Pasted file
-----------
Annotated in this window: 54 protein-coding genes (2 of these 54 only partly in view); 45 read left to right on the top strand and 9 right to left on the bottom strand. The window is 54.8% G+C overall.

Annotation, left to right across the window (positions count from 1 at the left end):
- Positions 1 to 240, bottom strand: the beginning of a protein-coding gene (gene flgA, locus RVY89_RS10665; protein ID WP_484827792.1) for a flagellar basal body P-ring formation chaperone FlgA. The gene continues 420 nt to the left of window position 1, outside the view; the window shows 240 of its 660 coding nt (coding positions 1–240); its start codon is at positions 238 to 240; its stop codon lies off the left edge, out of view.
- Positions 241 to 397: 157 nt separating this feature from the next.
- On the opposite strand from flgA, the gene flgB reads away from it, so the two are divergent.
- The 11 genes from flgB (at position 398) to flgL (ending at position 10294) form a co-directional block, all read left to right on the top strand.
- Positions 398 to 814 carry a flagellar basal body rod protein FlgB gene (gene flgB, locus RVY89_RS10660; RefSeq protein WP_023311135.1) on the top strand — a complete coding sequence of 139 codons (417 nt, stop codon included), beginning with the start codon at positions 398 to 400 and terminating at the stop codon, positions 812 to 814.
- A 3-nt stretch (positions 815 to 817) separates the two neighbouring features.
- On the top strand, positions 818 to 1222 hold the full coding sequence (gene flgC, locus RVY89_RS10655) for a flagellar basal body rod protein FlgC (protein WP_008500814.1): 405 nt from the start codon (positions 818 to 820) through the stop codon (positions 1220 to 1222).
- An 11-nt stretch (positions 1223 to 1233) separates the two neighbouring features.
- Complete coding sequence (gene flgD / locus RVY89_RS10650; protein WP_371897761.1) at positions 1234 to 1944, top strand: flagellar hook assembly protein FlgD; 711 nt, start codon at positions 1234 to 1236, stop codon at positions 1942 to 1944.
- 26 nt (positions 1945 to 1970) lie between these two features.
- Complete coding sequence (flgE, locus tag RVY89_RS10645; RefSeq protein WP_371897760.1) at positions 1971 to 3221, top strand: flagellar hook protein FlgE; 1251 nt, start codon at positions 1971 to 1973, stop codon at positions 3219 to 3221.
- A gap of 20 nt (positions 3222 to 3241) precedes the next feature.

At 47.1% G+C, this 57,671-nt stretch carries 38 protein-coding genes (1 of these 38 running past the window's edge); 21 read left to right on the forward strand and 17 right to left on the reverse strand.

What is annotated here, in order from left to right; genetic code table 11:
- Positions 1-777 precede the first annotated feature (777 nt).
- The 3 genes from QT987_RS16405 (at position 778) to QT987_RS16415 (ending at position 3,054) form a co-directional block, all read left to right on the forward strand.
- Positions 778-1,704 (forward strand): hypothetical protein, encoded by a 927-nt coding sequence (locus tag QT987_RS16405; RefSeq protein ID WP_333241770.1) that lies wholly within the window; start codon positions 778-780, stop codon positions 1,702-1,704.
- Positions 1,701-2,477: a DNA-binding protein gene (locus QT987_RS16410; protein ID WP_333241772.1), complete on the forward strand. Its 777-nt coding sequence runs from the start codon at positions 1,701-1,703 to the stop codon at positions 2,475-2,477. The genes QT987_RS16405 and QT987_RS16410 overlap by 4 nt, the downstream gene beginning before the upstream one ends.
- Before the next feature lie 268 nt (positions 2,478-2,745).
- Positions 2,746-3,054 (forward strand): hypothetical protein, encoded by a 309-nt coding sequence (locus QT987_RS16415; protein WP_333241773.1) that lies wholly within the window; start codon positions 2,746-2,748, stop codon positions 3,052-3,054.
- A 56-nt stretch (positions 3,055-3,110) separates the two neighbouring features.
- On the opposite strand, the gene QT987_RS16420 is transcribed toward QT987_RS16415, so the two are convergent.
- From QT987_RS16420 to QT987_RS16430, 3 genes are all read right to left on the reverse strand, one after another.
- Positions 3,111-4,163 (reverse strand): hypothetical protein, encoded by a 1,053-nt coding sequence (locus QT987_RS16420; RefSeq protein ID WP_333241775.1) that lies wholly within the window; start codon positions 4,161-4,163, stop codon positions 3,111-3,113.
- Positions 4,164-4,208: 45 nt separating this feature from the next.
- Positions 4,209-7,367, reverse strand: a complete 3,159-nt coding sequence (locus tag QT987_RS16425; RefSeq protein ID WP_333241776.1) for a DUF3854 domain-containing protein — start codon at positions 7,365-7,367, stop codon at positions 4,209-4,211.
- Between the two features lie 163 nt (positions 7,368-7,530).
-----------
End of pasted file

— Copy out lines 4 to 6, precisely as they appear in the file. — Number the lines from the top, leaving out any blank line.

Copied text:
- Positions 241 to 397: 157 nt separating this feature from the next.
- On the opposite strand from flgA, the gene flgB reads away from it, so the two are divergent.
- The 11 genes from flgB (at position 398) to flgL (ending at position 10294) form a co-directional block, all read left to right on the top strand.